Now that I can add static sites to the Chargen.One system, I'll migrate the rest of my content over. With a clean, modular nginx config, content is served speedily and thanks to OpenBSD, to a level of security I'm comfortable with. I still need to find somewhere to move my git repos to, and I'm not sure chargen.one is right for that, but roman has a few ideas that I might borrow from.

 
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from steve

Sometimes I miss things on the Internet the first time round. I'm not aware they were things until I stumble across them randomly some time later. A week ago I came across the writing of Bronnie Ware, a pallative nurse in Australia who in 2009, documented the 5 most common regrets she encountered from the dying.

The regrets themselves weren't surprising. I've encountered all of them at some point. What surprised me was that the ones I'd encountered were the common ones. In her post, the regrets of the dying, Bonnie lists 5 regrets she commonly encountered from her patients:

  1. I wish I’d had the courage to live a life true to myself, not the life others expected of me.
  2. I wish I hadn’t worked so hard.
  3. I wish I’d had the courage to express my feelings.
  4. I wish I had stayed in touch with my friends.
  5. I wish that I had let myself be happier.

Bonnie went on to write a book about this, The Top Five Regrets of the Dying – A Life Transformed by the Dearly Departing. Her blog post touched a lot of people at the time, including YCombinator founder Paul Graham.

Graham viewed at these regrets as errors, in this case of omission. Not everyone has the opportunities Graham has had in life, and while I can understand his rationale, I'm not sure I agree with it. I believe these regrets have an internal element, but rarely arise in a vacuum.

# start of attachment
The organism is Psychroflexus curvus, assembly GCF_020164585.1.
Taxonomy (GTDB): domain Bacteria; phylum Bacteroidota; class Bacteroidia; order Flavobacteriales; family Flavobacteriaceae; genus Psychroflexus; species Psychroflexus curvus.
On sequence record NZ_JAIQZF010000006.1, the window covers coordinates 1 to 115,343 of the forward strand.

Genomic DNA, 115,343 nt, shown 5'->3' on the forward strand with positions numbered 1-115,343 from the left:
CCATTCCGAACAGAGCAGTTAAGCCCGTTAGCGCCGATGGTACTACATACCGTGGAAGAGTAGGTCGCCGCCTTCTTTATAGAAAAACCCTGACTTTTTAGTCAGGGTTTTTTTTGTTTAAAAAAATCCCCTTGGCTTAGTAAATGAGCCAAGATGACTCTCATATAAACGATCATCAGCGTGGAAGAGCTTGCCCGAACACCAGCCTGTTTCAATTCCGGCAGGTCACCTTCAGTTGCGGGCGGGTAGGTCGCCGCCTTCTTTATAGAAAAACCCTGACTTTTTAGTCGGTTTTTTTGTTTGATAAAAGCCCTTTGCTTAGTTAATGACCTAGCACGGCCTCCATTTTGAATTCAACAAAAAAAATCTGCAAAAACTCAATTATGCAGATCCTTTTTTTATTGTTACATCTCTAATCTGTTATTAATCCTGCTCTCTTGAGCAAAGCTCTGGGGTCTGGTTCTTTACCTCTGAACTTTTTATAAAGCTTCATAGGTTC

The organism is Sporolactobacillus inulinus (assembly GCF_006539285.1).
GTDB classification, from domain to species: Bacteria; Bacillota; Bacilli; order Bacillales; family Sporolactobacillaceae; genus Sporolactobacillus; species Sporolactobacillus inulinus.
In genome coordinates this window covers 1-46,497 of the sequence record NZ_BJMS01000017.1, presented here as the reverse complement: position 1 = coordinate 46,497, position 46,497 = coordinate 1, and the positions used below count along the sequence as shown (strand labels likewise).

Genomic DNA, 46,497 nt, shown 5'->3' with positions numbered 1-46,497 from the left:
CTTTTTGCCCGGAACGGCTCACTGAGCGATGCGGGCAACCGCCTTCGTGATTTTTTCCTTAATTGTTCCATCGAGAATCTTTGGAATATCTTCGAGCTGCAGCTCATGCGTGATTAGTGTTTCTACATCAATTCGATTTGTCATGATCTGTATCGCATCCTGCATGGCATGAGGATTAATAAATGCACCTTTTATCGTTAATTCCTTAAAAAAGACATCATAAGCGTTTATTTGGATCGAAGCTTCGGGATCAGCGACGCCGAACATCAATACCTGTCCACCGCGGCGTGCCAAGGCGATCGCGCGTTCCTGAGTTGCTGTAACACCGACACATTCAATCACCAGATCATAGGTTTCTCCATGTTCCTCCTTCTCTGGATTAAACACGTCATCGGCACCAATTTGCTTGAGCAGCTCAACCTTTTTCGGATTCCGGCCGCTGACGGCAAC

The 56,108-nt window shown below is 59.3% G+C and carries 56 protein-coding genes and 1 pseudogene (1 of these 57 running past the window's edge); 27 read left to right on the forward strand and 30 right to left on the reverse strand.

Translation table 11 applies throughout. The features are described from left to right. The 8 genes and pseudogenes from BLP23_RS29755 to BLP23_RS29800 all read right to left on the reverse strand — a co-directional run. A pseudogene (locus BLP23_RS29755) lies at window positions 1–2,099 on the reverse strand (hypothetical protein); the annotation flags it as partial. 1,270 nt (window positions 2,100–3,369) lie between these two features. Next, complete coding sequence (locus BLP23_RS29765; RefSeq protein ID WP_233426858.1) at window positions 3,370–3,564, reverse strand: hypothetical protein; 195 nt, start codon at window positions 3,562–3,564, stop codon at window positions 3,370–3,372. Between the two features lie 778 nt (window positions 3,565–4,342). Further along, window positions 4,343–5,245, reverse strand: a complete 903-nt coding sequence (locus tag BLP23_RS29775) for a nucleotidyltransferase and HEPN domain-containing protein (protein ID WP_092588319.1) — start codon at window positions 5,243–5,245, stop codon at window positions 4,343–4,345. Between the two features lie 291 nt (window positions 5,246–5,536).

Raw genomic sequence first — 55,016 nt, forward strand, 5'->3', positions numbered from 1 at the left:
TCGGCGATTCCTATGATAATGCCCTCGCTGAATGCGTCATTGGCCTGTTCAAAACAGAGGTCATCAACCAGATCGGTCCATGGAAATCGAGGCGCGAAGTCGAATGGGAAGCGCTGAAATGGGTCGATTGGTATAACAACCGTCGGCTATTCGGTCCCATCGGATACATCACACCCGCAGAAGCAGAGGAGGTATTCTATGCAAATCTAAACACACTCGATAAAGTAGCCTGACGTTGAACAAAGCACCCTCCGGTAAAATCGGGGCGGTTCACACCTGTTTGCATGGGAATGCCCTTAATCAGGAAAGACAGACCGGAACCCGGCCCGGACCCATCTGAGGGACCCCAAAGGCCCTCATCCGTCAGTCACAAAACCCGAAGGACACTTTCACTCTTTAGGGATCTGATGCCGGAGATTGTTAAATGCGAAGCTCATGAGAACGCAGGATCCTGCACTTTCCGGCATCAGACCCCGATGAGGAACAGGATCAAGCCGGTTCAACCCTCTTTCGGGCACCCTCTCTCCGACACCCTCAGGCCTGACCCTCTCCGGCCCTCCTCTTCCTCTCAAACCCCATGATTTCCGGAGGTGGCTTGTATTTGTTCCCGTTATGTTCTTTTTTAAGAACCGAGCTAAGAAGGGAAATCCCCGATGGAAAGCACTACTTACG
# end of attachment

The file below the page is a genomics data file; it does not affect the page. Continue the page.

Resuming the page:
I looked for signs of these regrets in myself and those around me. I found examples everywhere amongst my neighbours, family and friends:

  1. The regret of the women who married the man who knocked them up because it was expected at the time.
  2. The regret of the men who try so hard to provide for their children they never get to grow close to them.
  3. The gay men and trans women who attempted suicide because they couldn't reconcile their identity with their devout cultural or religious beliefs.
  4. The old man living alone in his house, slowly forgetting everything and everyone he knew.
  5. The women who spend their lives looking after everyone else, barely, if ever making time for herself.

I've experienced all 5 forms of Bronnies' regrets. Thankfully I've always had the ability to do something about it. I don't pretend that others have that capability. In fact I doubt most people are aware of these regrets until long after they've formed.

What I can do, is when I see this in others is be kind, be patient, encourage them to open up, and to listen. But I felt I should find a way to identify the first signs of these regrets in myself.

Graham inverted the regrets to create a list of 5 commands, but I found these to be very negative. Perhaps that's ok for him. It's not really for me. Instead, I chose 5 questions to periodically ask myself. Their purpose is to help me become more mindful of things that make me sad:

  1. Have I been authentic throughout the month, or was there a moment where I became a version of me to meet the expectations of others?
  2. Have I made enough time and space this week to be with those I love?
  3. This week, have I been continuously open and honest with myself and those around me?
  4. When did I last talk about something other than work to those I really care for?
  5. What did I do for me this week?

I've put these 5 questions up here, so I can check in on myself now and again. I also have them in a notes folder so I can go through the list once a week.

If the answer to a question is no, I make a note in Joplin about why the answer is no, and what I'll do to address it. It's ok for there to be a no response to a question, but I should at least make a conscious decision about it when it arises. There are no wrong answers, the thinking alone is often enough to kick me into gear.